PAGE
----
These are only options if the tribal people are made aware of their rights, which most are not. All legal residents of Thailand receive some type of ID card, with various rights attached. Obviously, citizens get the most rights. Legal aliens may be granted rights such as employment or residence. But because the Long Neck Karen in the tourist villages have no legal status, they have no rights of residence, employment, or freedom of movement in Thailand.
A Padaung Karen girl named Mali – who was born in Thailand – said she hadn’t been given any type of ID, although she had already lived in Thailand for more than 12 years. Asked if she has residency papers, she responded: “No, I don’t have anything. They just let me stay here.”
She is allowed to go into nearby Mae Hong Son, but, she says, “I can’t stay overnight. I can just go there and buy some food. Afterwards, I have to come back here. I have to stay here.”
Other Karen have explained that the Thai government is willing to give ID cards to babies born in Thailand as long as the birth is registered. The same Karen said they were either unaware of the law at the time their children were born or that the owners of the villages actually prevented them from obtaining ID cards for fear of losing revenues.
Mali explained how the Karen business works. “If we stay here and wear the rings around our neck, they will give us 1,500 baht per month, each. But the men don’t get money because they don’t wear the rings.” Each Karen receives another Bt180 for rice and food. “If we don’t wear the rings, we don’t get the money. So, the men won’t get the Bt1,500. They only get Bt180 for rice, per month, per person.”
Asked if she had ever thought of going to work in town, she answered: “No, I can’t go. I just can’t go.” Someday, she said, “I would like to go to work in town. But we wear this metal around our neck, so I don’t think we can go. I think we just can stay here and sell souvenirs.”
The trinkets the women sell were identical in both villages. Many were sealed in plastic, obviously made in a factory. They essentially told us they get the souvenirs dropped off in the morning and the money is collected in the evening. They implied that the women didn’t get to keep much, if any, of the souvenir income. Som Sak Seta said all of the income is put in a pool and divided up, with the owner getting the first and largest share. But it isn’t clear if in some months the women earned more than 1,500 baht, for example if they had good sales.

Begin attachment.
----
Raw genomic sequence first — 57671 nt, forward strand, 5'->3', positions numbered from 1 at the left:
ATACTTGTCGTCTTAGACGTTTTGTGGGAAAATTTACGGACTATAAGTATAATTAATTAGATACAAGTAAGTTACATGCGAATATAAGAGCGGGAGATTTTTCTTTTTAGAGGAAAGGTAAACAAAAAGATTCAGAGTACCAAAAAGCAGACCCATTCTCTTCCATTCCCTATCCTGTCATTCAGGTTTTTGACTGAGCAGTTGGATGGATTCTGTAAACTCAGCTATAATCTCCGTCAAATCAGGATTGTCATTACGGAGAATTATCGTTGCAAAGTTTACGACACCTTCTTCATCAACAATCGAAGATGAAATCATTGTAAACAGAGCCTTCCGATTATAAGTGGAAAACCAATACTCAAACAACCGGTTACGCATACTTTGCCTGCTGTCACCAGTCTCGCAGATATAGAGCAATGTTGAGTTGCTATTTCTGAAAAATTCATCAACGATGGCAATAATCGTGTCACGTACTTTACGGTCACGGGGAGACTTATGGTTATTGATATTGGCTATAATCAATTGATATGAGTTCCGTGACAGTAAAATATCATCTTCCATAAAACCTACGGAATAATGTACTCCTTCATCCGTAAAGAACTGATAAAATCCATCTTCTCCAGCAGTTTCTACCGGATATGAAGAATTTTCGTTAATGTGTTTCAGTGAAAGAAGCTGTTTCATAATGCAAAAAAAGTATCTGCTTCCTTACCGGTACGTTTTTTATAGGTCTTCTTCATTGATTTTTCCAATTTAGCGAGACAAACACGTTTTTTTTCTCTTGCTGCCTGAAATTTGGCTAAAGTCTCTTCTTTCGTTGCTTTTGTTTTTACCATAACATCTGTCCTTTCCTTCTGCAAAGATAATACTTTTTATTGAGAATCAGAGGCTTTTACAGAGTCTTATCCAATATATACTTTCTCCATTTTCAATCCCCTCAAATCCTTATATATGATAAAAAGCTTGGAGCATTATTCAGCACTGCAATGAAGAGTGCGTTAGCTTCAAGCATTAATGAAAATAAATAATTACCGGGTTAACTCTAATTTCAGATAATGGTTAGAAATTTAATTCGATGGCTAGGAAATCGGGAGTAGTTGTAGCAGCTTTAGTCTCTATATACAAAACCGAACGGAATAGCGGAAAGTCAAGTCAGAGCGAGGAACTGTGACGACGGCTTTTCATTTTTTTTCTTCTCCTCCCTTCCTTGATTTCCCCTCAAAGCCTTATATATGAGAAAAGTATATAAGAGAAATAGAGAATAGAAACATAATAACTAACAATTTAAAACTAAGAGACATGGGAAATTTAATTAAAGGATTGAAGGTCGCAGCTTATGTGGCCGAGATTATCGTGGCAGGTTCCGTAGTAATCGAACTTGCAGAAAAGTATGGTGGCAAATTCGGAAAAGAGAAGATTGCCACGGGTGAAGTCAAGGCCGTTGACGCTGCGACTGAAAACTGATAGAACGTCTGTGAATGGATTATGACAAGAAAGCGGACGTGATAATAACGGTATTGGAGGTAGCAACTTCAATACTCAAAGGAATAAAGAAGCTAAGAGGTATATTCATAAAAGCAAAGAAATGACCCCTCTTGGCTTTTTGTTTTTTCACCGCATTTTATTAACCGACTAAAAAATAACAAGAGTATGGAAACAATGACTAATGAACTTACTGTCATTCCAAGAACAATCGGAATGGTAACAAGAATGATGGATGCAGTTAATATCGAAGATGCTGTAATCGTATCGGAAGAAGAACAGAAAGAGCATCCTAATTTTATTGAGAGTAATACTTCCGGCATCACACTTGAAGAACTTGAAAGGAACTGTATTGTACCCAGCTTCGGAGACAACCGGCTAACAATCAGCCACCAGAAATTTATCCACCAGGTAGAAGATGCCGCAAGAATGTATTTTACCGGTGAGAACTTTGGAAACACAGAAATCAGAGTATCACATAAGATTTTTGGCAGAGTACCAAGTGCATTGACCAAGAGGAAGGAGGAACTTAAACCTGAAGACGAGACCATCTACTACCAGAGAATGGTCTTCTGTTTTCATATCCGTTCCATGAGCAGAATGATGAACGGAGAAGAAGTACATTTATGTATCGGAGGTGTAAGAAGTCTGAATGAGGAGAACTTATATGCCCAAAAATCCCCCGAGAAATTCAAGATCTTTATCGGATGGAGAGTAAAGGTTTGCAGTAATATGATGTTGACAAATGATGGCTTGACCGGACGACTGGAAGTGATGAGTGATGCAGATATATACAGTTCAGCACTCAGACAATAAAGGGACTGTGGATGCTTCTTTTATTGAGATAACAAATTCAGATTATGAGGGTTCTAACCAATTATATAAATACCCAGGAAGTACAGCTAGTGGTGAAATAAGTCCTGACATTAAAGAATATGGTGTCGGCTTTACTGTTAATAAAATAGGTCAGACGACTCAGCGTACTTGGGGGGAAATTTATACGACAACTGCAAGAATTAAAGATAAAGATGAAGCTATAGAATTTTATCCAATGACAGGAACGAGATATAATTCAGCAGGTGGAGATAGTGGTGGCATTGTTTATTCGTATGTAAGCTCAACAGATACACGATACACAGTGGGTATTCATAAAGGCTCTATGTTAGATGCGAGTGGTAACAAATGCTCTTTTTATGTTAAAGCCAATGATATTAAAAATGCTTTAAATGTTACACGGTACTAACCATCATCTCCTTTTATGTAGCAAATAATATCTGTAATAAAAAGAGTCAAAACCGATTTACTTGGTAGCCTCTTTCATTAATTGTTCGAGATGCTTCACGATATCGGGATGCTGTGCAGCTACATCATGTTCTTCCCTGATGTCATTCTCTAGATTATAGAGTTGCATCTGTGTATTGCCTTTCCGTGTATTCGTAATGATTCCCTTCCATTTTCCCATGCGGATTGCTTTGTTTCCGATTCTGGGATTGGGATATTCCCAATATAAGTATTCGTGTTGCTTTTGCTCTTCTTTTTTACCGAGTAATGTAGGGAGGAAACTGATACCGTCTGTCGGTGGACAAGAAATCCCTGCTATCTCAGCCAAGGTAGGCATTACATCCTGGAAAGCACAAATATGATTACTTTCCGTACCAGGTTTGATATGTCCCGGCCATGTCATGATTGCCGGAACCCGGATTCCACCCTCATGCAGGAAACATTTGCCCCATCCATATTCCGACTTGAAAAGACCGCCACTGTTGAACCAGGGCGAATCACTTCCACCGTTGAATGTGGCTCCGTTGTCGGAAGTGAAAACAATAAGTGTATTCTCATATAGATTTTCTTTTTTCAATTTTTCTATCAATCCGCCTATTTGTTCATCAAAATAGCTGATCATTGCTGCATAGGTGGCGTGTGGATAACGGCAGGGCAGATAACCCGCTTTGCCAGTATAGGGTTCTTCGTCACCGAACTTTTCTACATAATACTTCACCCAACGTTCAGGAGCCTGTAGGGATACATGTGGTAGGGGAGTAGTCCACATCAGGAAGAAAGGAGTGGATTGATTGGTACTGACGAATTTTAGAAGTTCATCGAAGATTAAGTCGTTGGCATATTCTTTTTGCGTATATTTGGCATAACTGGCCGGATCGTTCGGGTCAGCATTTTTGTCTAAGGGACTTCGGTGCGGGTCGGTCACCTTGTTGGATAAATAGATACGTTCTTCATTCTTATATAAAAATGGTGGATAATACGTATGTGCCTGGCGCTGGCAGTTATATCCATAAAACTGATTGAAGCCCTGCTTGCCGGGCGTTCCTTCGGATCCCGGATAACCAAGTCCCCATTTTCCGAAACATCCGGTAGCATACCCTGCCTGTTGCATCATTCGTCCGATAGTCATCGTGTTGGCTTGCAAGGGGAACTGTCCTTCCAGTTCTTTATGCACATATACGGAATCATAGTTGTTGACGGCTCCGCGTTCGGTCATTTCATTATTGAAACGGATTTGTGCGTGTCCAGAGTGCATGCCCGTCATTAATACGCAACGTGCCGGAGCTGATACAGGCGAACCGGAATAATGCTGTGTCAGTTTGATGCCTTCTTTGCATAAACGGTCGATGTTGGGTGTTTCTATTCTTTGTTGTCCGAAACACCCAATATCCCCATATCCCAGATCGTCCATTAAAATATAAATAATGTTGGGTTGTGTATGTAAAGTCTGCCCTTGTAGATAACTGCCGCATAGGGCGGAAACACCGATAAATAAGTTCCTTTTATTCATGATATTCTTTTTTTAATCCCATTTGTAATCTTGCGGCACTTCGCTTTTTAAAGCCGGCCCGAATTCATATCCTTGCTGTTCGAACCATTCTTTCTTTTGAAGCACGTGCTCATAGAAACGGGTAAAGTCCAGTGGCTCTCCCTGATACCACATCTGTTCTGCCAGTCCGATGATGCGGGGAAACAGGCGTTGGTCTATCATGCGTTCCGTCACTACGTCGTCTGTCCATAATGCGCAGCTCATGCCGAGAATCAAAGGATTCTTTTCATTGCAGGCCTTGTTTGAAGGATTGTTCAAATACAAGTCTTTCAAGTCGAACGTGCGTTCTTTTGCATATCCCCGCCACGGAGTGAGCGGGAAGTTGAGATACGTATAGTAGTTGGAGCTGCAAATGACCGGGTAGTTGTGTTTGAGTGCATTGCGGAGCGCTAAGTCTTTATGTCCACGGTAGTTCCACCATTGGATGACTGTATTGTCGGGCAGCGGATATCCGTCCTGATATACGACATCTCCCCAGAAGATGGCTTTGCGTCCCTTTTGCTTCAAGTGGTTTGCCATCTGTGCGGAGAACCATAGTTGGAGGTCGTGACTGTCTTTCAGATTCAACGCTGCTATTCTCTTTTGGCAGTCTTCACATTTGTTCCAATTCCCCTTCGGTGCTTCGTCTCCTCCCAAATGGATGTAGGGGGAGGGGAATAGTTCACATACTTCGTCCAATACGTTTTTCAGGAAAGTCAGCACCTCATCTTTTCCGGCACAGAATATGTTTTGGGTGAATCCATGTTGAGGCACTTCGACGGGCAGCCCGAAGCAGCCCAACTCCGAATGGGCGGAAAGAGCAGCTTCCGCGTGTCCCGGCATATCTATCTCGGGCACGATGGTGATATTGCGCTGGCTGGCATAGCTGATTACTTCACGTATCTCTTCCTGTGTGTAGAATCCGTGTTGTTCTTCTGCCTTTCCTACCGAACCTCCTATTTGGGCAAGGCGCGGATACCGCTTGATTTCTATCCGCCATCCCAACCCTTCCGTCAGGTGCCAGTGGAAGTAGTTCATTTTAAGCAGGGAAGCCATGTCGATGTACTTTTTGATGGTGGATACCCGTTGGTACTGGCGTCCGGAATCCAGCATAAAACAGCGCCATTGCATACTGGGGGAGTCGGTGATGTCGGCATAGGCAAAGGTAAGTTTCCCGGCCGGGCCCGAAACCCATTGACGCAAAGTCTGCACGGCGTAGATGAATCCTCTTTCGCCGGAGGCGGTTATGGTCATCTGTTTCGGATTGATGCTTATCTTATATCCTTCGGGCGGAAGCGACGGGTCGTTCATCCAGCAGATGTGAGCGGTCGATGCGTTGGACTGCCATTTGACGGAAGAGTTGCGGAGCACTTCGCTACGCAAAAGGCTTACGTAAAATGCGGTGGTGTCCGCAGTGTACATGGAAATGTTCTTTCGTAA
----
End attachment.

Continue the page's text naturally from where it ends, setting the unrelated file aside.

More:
As I spoke to the villagers, some Thais– probably off-duty soldiers or employees of the owner hung around, taking pictures and eavesdropping. Finally, to avoid putting anyone in jeopardy, I asked Som Sak Seta take us to a “real” village, called Baan Nai Soi, where it was much easier to do interviews. It was there that we found Zember. Som Sak Seta explained the soldiers were only there to guard the border, a few kilometers away.
While the soldiers sat on a cooler, sipping Cokes, Zember told the story of her predicament. Her hair cut in Japanese pop fashion; she says she would prefer to have a normal life. Her skin is light and she is very slim and attractive, her neck is only slightly elongated and there is little sign of the rings she once wore. If she were wearing western clothing in Hong Kong or Bangkok, she would be a normal Asian teenager. In addition to taking off the neck rings, she no longer wears traditional clothing, dressing like any rural Thai, but she is stuck here in a kind of limbo –no longer willing to wear the rings but not free to make a future for herself either.
In recent years, Thailand, like many Asian countries, has been rewriting its laws to increase human rights and freedoms. The issues facing the tribal people do not seem to result from a lack of legislation but rather a lack of enforcement. Too often, it seems the whim of the local authority prevents people, both Thai and tribal, from accessing rights granted them by the government. High rates of illiteracy among the tribal people also add to the problem. Add to this the ever present specter of deportation to a war where they are considered the enemy, and it is no wonder that the tribal people feel isolated.
For the Padaung Karen women, the rings around their neck may be seen as cultural shackles, but they are faced with a brutal choice: return to Burma and risk death or remain a stateless sideshow attraction in Thailand.
Reprinted with permission from Asia Sentinel. http://asiasentinel.com


Life in Chiang Mai

Mark Whitman